Back to our discussion
According to those economists, the public deficit issue (under the orthodox financial programming models of the IMF or of other international or European organizations of the same kind) must be kept inside a greenhouse, for instance inside the ceiling established by the Maastricht Treaty. Such aseptic concepts about the public deficit seem, prima facie, to be in accordance with the libertarian economic (and political) philosophy – the state must refrain from intervening in the economic process, because any such an intervention is disturbing. I would argue against this. Firstly, any agent’s intervention in the economic process (e.g., in economic markets) disturbs that process, whether that agent is rational or irrational (see behaviorism or the more elaborate theory called adaptive markets hypothesis). In other words, in first instance, any economic action, regardless its agent, begins with a “J” curve. Secondly, state intervention, unlike that of a private (individual) agent, is (in theory) always based on a model of rationality. In other words, a state intervention is, at least theoretically, less liable to disturb the economic logic. Thirdly, state intervention could be inevitable and, often, the single (or last) instance to solve some troubles in the economic system. One such case is that of a non-economic, external, and unpredictable shock, such as the COVID-19 pandemic. Based on its profit-based behavior (which is legitimate and worthy of defense), the private sector generally does not intervene in order to solve the economic system’s dysfunctions. In such a behavioral context, the social contract requires state intervention. Of course, that intervention implies a public (more precise, structural) deficit increase, which, of course, implies in turn a public debt increase, which is a responsibly incurred debt. Do we have alternatives? A lack of action is, usually, worse than a (possibly) bad action, especially when the action must be timely. There are enough examples of long and subtle discussions being preferred to immediately decision-making and implementation. The temptation to apply a universal solvent – throwing public money at a problem – is always there, but a responsible use of the public budget should not be excluded because of this possibility. In fact, I would briefly posit:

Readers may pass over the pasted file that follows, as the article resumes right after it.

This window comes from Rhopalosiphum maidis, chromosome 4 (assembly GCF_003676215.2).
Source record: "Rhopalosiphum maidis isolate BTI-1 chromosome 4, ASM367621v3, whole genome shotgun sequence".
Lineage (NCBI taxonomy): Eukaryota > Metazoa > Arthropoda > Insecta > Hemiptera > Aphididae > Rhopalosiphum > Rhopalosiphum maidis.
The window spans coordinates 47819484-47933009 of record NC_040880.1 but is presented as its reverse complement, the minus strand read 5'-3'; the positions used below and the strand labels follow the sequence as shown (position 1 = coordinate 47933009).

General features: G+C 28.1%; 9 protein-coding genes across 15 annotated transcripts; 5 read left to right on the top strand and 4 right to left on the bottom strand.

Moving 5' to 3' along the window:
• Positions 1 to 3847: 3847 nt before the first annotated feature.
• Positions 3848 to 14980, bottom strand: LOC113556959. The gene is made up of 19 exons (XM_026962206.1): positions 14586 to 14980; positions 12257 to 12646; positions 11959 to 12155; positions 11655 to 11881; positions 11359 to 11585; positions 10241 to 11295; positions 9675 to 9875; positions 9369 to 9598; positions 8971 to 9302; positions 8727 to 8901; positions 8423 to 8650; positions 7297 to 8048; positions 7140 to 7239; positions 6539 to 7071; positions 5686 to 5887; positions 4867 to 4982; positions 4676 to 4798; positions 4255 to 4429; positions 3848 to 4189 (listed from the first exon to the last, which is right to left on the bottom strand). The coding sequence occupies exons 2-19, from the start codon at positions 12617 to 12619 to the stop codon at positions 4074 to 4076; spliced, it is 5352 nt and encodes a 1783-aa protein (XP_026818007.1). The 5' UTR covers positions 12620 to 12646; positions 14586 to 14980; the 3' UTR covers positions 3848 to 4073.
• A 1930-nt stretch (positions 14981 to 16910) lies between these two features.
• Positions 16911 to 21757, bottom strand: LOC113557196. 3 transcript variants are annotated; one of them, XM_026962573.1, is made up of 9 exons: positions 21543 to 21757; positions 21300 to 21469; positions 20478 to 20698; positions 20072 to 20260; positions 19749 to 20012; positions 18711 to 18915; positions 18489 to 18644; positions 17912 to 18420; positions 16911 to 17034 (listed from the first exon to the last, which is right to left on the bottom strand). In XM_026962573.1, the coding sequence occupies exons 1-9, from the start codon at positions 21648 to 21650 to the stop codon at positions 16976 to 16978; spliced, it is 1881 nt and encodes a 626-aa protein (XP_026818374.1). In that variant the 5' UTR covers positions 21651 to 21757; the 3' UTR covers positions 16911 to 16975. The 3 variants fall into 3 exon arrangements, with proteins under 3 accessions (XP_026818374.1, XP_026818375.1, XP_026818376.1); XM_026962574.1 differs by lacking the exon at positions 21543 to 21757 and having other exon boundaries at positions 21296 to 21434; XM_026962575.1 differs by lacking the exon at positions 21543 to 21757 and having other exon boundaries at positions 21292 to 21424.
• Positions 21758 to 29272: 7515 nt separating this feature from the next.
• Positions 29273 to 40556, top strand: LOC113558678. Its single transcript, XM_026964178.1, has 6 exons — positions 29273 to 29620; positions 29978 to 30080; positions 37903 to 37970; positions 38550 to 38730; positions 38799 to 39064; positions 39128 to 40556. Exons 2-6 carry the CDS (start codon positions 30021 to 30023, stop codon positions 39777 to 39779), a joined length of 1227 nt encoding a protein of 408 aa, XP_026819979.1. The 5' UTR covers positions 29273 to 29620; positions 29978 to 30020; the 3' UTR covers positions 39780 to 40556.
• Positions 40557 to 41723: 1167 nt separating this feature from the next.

- exceptional situations require exceptional measures;
- delaying an inevitable measure (that is, without alternatives) is twice more damaging than a possible wrong measure;
- when the economic situation is generated by a factor, or occurs inside a context when the economic system cannot self-test and self-adjust in a reasonable timeframe, and with reasonable outcomes, the state intervention becomes mandatory as a responsibility grounded by the social contract;
- any advice is good, but better is the advice which involves the adviser himself in implementing the advice concerned or in sharing the consequences of implementation.
Responsibility is more important than competence (if we are asked to deliver such a hierarchy). If the state intervention is based on a very strong specific context (that is, a context without alternatives from the private sector), then the intervention must be performed responsibly and without delay. The judgments valid for the normal cruising mode of society must be adjusted in case of exceptional situations, otherwise we are guilty of dereliction of duty from passivity.